Peggy Whitson, NASA’s record-breaking astronaut who has spent the most time in space of any American, has returned to Earth.
Whitson, 57, landed in Kazakhstan at 9.21pm EDT on Saturday, September 2, along with Jack Fischer (43), also of NASA, and Fyodor Yurchikhin (58) of Roscosmos. They traveled back to Earth in a Russian Soyuz spacecraft from the International Space Station (ISS).
Whitson had spent 288 days aboard the ISS on her third mission there, giving her a total of 665 days in space – the most for any US astronaut, and the eighth most of any nationality. She was the commander of Expedition 51, which began on April 10 and ended on June 2, 2017.
Fischer and Yurchikhin had both spent 136 days on board. This was the former’s first foray into space, while the latter has 673 days in space, placing him just above Whitson at seventh on the all-time list.
“We are in your debt for the supreme dedication that you guys have to the human mission of exploration,” said NASA astronaut Randy Bresnik, the new commander of the station following Whitson’s departure. He also somewhat oddly called Whitston an “American space ninja”.
Whitson, for her part, tends to shy away from the attention. In an interview with the Associated Press, she said she was “not overly comfortable with the praise about the records,” noting that we should always be striving to do more.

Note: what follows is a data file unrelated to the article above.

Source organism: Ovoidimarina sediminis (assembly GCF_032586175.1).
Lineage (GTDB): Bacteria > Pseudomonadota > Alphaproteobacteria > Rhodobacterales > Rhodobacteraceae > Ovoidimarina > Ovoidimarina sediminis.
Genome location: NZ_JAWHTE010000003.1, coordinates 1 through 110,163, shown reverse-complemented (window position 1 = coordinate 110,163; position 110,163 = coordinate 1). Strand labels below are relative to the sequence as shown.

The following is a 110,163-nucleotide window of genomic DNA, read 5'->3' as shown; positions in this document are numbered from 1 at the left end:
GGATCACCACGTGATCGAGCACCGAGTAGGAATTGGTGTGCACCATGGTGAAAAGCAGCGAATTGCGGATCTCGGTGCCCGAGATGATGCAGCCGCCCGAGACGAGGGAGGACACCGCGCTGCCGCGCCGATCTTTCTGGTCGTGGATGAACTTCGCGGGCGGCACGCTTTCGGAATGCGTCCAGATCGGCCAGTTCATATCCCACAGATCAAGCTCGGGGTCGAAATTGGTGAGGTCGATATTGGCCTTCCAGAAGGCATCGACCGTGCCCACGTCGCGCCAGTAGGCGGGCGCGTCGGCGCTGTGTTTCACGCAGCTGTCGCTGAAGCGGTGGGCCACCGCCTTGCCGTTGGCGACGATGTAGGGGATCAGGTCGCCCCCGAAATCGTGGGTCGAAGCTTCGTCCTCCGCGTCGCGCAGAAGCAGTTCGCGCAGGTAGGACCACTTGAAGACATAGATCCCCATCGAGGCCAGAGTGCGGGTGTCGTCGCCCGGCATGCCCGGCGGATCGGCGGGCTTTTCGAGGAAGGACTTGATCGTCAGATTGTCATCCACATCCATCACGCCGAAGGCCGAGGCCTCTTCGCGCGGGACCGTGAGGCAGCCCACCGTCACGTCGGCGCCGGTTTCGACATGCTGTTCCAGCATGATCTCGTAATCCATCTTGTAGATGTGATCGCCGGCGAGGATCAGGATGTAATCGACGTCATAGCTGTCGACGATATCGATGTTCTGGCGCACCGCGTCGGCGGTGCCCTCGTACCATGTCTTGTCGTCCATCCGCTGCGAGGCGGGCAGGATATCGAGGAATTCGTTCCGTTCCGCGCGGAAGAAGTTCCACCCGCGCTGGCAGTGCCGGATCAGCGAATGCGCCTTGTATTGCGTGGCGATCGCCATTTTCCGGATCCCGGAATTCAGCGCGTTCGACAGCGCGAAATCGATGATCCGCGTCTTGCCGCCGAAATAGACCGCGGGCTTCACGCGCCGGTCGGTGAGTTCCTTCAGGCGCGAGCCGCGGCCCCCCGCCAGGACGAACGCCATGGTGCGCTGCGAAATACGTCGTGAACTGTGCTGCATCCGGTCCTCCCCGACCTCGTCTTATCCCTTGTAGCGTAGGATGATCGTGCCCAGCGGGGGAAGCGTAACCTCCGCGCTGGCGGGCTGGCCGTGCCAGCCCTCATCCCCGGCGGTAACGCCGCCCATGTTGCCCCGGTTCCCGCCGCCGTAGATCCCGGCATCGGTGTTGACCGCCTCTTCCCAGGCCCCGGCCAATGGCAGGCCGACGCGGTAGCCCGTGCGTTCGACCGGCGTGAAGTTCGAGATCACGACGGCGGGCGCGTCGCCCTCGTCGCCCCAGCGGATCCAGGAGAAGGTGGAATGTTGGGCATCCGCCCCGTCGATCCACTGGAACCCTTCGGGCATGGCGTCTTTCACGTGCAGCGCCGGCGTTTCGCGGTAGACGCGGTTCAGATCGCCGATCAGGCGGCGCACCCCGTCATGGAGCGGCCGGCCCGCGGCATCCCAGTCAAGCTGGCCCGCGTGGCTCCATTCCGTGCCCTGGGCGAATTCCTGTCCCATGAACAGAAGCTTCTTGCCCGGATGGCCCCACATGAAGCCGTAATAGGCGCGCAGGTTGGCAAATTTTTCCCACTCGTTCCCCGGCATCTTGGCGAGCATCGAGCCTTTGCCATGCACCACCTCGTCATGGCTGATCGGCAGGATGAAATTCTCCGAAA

“I feel lucky to have been in a position to take advantage of the opportunities that I have had, and yet I do acknowledge that my dedication and work ethic helped put me in those positions,” she said.
During their time on the station, the three saw the arrival of seven cargo spacecraft, including SpaceX’s Dragon spacecraft and Russia’s Progress vehicle. They performed plenty of research, including investigating changes to astronaut’s eyes while in microgravity, studying lung tissue, and installing a new detector on the outside of the station to detect cosmic rays.
Whitson said she was most looking forward to pizza and flushing toilets (“you don’t want to know the details”) on her return to Earth. But she noted she would miss the stunning views of Earth from space, and also the freedom of floating (“gravity will especially SUCK”).
There are now just three people aboard the ISS: Bresnik, Russian Sergey Ryazansky, and Italian Paolo Nespoli. They will be joined by Russian Alexander Misurkin and Americans Mark Vande Hei and Joseph Acaba after they launch on September 12.
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